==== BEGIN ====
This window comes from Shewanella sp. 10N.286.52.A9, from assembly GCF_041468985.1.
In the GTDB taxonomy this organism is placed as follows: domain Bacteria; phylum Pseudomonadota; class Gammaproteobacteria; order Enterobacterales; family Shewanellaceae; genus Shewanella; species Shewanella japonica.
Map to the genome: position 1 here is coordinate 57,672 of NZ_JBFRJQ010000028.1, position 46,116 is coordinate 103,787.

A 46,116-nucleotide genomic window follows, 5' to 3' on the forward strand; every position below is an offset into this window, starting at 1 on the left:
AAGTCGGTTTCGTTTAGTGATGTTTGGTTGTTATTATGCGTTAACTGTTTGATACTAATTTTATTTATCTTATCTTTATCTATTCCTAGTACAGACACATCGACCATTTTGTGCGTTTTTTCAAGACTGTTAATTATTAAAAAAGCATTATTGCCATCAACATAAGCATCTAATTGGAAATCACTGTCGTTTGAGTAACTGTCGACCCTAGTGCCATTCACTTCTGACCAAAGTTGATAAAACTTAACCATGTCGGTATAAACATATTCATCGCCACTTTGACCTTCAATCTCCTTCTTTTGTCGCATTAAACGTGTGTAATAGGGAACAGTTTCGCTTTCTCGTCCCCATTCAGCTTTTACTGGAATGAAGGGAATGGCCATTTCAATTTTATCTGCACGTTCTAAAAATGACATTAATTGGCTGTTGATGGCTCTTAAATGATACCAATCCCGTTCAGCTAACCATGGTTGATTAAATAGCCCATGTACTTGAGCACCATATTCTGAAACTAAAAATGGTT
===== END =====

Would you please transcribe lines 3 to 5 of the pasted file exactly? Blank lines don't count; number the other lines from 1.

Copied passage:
Map to the genome: position 1 here is coordinate 57,672 of NZ_JBFRJQ010000028.1, position 46,116 is coordinate 103,787.

A 46,116-nucleotide genomic window follows, 5' to 3' on the forward strand; every position below is an offset into this window, starting at 1 on the left:
AAGTCGGTTTCGTTTAGTGATGTTTGGTTGTTATTATGCGTTAACTGTTTGATACTAATTTTATTTATCTTATCTTTATCTATTCCTAGTACAGACACATCGACCATTTTGTGCGTTTTTTCAAGACTGTTAATTATTAAAAAAGCATTATTGCCATCAACATAAGCATCTAATTGGAAATCACTGTCGTTTGAGTAACTGTCGACCCTAGTGCCATTCACTTCTGACCAAAGTTGATAAAACTTAACCATGTCGGTATAAACATATTCATCGCCACTTTGACCTTCAATCTCCTTCTTTTGTCGCATTAAACGTGTGTAATAGGGAACAGTTTCGCTTTCTCGTCCCCATTCAGCTTTTACTGGAATGAAGGGAATGGCCATTTCAATTTTATCTGCACGTTCTAAAAATGACATTAATTGGCTGTTGATGGCTCTTAAATGATACCAATCCCGTTCAGCTAACCATGGTTGATTAAATAGCCCATGTACTTGAGCACCATATTCTGAAACTAAAAATGGTT